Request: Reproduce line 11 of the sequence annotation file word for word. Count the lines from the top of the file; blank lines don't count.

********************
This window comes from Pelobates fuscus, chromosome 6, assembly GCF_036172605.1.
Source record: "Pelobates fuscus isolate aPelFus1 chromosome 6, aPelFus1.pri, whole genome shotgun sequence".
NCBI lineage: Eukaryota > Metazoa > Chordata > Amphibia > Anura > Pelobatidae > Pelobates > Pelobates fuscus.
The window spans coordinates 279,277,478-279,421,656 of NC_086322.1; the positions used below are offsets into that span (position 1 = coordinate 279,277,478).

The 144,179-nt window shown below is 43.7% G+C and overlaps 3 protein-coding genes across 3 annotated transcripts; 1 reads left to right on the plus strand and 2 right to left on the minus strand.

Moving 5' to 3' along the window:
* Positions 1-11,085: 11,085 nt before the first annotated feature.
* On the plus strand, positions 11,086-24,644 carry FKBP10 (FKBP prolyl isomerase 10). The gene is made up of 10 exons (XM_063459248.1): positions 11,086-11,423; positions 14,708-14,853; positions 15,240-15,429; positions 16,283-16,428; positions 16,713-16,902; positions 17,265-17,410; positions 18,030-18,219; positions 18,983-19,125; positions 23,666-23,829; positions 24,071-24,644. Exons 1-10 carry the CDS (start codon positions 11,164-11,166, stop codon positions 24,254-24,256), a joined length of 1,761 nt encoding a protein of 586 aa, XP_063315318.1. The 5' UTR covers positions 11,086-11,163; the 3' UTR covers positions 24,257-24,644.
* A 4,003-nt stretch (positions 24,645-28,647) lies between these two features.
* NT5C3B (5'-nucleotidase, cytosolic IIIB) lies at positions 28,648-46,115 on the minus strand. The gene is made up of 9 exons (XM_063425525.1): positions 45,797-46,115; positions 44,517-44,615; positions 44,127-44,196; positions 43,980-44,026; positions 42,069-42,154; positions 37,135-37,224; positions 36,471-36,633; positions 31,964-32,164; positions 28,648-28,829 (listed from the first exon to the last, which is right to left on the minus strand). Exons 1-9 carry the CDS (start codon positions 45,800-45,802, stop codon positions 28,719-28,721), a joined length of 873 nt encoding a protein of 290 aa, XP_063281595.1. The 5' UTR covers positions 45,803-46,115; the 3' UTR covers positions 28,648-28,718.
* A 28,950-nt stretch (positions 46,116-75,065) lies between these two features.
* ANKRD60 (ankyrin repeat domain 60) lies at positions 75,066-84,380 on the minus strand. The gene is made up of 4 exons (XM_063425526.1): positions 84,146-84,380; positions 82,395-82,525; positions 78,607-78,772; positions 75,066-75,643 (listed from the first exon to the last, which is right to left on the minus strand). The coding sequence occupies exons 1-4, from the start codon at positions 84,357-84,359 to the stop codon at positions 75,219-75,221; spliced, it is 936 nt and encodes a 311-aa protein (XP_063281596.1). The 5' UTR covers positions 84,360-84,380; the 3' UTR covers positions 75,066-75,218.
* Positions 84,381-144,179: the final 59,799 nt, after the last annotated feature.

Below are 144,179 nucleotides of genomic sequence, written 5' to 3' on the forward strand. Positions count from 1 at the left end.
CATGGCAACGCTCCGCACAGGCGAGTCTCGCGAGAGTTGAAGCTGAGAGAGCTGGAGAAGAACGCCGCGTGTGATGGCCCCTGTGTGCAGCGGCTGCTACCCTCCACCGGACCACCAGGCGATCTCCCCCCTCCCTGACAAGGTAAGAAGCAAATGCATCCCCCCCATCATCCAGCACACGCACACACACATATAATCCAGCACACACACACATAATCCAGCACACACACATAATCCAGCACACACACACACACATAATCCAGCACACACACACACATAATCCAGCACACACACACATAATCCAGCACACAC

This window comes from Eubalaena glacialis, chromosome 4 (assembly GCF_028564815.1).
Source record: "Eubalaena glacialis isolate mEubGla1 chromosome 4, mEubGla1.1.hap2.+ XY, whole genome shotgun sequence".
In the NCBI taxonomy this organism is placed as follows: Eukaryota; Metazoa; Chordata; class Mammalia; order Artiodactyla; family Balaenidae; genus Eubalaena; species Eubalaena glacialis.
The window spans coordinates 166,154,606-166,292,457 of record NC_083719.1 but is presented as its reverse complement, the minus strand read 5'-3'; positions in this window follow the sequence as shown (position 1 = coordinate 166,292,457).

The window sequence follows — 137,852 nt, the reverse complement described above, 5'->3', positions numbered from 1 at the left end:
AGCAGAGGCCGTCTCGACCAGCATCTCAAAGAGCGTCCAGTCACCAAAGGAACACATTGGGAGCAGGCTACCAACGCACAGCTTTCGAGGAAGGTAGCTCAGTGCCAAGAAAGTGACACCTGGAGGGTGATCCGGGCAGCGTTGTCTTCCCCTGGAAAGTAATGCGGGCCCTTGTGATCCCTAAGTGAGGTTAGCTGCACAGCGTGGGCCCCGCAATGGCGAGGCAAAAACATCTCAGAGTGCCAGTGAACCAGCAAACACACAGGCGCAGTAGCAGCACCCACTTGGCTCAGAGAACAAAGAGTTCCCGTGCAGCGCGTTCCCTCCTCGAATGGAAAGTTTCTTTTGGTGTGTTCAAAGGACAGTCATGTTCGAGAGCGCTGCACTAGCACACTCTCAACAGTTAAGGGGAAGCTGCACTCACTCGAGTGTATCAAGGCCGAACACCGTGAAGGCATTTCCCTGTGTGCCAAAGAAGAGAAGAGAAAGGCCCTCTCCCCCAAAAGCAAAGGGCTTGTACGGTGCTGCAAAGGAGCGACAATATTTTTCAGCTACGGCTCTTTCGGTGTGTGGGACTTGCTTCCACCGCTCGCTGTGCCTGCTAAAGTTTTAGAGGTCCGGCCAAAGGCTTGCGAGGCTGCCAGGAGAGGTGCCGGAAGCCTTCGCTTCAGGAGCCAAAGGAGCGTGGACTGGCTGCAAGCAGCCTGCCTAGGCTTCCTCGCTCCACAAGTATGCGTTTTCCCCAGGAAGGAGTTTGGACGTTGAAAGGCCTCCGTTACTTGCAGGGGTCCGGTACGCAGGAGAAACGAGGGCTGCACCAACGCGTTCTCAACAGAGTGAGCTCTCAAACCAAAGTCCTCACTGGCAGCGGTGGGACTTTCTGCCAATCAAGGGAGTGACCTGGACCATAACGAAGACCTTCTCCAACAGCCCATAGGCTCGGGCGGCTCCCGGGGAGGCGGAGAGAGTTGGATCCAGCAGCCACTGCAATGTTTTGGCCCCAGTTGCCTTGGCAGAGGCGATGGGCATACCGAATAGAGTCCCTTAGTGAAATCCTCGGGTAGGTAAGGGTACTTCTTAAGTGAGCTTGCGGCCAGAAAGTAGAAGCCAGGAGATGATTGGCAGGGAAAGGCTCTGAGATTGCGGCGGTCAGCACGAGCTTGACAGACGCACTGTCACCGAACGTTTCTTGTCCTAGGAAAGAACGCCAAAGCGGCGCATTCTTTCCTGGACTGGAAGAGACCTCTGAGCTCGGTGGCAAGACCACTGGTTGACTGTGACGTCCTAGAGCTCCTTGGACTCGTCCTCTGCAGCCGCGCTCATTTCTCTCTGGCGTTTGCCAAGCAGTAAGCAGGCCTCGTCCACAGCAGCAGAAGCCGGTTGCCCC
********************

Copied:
* A 28,950-nt stretch (positions 46,116-75,065) lies between these two features.